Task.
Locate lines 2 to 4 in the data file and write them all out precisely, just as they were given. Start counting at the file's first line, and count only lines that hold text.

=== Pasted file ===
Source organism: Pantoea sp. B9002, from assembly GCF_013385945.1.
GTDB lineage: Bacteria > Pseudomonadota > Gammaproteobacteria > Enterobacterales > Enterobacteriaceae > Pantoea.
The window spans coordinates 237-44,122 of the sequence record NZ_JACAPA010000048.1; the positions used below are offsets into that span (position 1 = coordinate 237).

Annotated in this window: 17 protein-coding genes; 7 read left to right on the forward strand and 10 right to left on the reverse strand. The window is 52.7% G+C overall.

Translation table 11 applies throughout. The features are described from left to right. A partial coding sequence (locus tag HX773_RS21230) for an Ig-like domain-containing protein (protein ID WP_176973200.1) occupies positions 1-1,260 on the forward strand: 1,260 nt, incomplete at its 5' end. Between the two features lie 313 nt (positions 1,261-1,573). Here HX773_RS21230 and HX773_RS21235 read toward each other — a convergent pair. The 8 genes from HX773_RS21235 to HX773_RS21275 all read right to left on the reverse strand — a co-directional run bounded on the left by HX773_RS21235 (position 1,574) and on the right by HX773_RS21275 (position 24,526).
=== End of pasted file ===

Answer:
GTDB lineage: Bacteria > Pseudomonadota > Gammaproteobacteria > Enterobacterales > Enterobacteriaceae > Pantoea.
The window spans coordinates 237-44,122 of the sequence record NZ_JACAPA010000048.1; the positions used below are offsets into that span (position 1 = coordinate 237).

Annotated in this window: 17 protein-coding genes; 7 read left to right on the forward strand and 10 right to left on the reverse strand. The window is 52.7% G+C overall.